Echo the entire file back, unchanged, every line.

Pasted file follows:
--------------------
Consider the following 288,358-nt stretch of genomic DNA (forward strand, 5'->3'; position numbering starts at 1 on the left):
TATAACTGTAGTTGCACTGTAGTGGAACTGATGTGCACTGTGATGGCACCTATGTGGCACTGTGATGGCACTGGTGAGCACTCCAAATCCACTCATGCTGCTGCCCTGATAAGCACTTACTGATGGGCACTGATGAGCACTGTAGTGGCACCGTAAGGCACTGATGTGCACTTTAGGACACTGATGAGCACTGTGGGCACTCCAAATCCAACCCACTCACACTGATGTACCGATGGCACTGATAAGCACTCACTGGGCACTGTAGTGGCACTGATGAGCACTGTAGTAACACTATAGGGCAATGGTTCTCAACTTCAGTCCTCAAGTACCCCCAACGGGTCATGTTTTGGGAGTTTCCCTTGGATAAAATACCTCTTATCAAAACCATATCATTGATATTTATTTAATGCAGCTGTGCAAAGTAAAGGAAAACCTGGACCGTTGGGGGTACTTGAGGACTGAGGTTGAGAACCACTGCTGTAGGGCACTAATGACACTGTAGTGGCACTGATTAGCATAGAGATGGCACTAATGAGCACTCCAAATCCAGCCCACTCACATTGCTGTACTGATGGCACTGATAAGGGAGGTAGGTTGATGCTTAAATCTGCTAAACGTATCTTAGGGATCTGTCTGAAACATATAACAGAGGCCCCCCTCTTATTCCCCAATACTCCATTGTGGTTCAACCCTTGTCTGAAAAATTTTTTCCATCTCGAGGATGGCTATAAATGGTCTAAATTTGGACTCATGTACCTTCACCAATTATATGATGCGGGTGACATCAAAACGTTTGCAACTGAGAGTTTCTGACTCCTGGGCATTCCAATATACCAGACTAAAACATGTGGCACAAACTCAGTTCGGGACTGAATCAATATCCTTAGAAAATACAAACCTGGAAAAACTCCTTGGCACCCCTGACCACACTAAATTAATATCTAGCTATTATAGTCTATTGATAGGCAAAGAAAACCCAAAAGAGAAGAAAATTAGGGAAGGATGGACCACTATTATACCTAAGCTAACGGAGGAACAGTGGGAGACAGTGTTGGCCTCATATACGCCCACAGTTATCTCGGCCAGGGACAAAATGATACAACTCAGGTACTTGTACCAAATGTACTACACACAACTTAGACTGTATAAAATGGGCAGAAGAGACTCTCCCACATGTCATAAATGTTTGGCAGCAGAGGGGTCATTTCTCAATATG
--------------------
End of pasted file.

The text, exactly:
Consider the following 288,358-nt stretch of genomic DNA (forward strand, 5'->3'; position numbering starts at 1 on the left):
TATAACTGTAGTTGCACTGTAGTGGAACTGATGTGCACTGTGATGGCACCTATGTGGCACTGTGATGGCACTGGTGAGCACTCCAAATCCACTCATGCTGCTGCCCTGATAAGCACTTACTGATGGGCACTGATGAGCACTGTAGTGGCACCGTAAGGCACTGATGTGCACTTTAGGACACTGATGAGCACTGTGGGCACTCCAAATCCAACCCACTCACACTGATGTACCGATGGCACTGATAAGCACTCACTGGGCACTGTAGTGGCACTGATGAGCACTGTAGTAACACTATAGGGCAATGGTTCTCAACTTCAGTCCTCAAGTACCCCCAACGGGTCATGTTTTGGGAGTTTCCCTTGGATAAAATACCTCTTATCAAAACCATATCATTGATATTTATTTAATGCAGCTGTGCAAAGTAAAGGAAAACCTGGACCGTTGGGGGTACTTGAGGACTGAGGTTGAGAACCACTGCTGTAGGGCACTAATGACACTGTAGTGGCACTGATTAGCATAGAGATGGCACTAATGAGCACTCCAAATCCAGCCCACTCACATTGCTGTACTGATGGCACTGATAAGGGAGGTAGGTTGATGCTTAAATCTGCTAAACGTATCTTAGGGATCTGTCTGAAACATATAACAGAGGCCCCCCTCTTATTCCCCAATACTCCATTGTGGTTCAACCCTTGTCTGAAAAATTTTTTCCATCTCGAGGATGGCTATAAATGGTCTAAATTTGGACTCATGTACCTTCACCAATTATATGATGCGGGTGACATCAAAACGTTTGCAACTGAGAGTTTCTGACTCCTGGGCATTCCAATATACCAGACTAAAACATGTGGCACAAACTCAGTTCGGGACTGAATCAATATCCTTAGAAAATACAAACCTGGAAAAACTCCTTGGCACCCCTGACCACACTAAATTAATATCTAGCTATTATAGTCTATTGATAGGCAAAGAAAACCCAAAAGAGAAGAAAATTAGGGAAGGATGGACCACTATTATACCTAAGCTAACGGAGGAACAGTGGGAGACAGTGTTGGCCTCATATACGCCCACAGTTATCTCGGCCAGGGACAAAATGATACAACTCAGGTACTTGTACCAAATGTACTACACACAACTTAGACTGTATAAAATGGGCAGAAGAGACTCTCCCACATGTCATAAATGTTTGGCAGCAGAGGGGTCATTTCTCAATATG